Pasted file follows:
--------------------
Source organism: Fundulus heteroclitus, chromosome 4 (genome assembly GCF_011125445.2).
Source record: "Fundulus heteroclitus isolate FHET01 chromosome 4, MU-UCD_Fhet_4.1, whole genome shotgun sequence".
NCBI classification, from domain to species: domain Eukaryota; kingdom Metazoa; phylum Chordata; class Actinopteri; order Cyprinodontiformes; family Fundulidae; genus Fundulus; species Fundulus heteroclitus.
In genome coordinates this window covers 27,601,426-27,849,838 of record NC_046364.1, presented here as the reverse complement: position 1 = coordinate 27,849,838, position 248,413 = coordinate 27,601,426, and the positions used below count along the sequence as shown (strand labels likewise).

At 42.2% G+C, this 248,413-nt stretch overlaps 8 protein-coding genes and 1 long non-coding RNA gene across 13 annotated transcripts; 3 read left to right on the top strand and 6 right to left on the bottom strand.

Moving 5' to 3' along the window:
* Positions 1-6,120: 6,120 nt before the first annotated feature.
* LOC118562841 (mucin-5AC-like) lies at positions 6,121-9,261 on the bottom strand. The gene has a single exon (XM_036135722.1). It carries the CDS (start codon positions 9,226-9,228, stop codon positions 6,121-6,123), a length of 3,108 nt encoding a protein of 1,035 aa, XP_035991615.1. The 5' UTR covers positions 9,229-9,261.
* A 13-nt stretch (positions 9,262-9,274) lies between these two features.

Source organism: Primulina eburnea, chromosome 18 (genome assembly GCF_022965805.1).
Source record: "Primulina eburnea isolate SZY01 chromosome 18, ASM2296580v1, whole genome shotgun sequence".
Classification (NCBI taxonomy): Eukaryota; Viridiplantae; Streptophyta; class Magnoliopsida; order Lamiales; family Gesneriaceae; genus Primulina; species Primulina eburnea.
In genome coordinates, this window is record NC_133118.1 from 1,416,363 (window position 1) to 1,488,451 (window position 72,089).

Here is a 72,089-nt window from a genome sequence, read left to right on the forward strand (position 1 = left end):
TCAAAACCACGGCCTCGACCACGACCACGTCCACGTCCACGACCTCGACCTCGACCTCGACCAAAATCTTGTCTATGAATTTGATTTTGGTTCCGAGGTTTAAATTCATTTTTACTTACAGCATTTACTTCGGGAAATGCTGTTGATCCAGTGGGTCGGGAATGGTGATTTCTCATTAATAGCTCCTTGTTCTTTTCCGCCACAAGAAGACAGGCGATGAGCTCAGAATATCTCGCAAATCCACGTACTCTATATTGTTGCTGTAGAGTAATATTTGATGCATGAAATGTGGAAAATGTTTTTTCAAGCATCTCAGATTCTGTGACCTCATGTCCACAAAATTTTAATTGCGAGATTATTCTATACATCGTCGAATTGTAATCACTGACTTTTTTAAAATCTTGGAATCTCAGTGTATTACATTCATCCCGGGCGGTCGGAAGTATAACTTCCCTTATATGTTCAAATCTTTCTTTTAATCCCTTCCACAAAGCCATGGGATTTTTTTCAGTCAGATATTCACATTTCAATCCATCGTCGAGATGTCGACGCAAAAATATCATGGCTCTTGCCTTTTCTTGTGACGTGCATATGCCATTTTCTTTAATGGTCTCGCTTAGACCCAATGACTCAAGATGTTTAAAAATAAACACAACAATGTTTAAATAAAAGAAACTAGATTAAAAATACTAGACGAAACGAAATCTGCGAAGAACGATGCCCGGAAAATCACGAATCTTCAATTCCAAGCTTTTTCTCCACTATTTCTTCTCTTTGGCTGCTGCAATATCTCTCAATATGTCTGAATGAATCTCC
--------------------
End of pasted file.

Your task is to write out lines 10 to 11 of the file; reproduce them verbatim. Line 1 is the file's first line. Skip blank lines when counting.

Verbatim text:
Source organism: Primulina eburnea, chromosome 18 (genome assembly GCF_022965805.1).
Source record: "Primulina eburnea isolate SZY01 chromosome 18, ASM2296580v1, whole genome shotgun sequence".